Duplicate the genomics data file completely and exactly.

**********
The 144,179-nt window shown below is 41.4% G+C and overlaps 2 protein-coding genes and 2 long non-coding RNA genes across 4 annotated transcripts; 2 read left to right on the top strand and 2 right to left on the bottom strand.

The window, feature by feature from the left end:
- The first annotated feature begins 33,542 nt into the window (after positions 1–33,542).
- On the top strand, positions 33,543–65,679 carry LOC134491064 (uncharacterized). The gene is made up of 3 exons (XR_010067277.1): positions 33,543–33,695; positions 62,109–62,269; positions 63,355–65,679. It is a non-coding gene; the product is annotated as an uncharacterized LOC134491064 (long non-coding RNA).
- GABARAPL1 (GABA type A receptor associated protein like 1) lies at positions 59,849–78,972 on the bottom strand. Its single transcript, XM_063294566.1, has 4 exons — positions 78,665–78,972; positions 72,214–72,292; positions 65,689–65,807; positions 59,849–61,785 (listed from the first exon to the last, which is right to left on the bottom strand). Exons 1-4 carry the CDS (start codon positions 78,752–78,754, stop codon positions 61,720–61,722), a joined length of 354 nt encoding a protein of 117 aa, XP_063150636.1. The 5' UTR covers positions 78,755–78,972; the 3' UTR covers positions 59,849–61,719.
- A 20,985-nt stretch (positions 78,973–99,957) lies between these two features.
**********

The 144,179-nt window shown below is 41.4% G+C and overlaps 2 protein-coding genes and 2 long non-coding RNA genes across 4 annotated transcripts; 2 read left to right on the top strand and 2 right to left on the bottom strand.

The window, feature by feature from the left end:
- The first annotated feature begins 33,542 nt into the window (after positions 1–33,542).
- On the top strand, positions 33,543–65,679 carry LOC134491064 (uncharacterized). The gene is made up of 3 exons (XR_010067277.1): positions 33,543–33,695; positions 62,109–62,269; positions 63,355–65,679. It is a non-coding gene; the product is annotated as an uncharacterized LOC134491064 (long non-coding RNA).
- GABARAPL1 (GABA type A receptor associated protein like 1) lies at positions 59,849–78,972 on the bottom strand. Its single transcript, XM_063294566.1, has 4 exons — positions 78,665–78,972; positions 72,214–72,292; positions 65,689–65,807; positions 59,849–61,785 (listed from the first exon to the last, which is right to left on the bottom strand). Exons 1-4 carry the CDS (start codon positions 78,752–78,754, stop codon positions 61,720–61,722), a joined length of 354 nt encoding a protein of 117 aa, XP_063150636.1. The 5' UTR covers positions 78,755–78,972; the 3' UTR covers positions 59,849–61,719.
- A 20,985-nt stretch (positions 78,973–99,957) lies between these two features.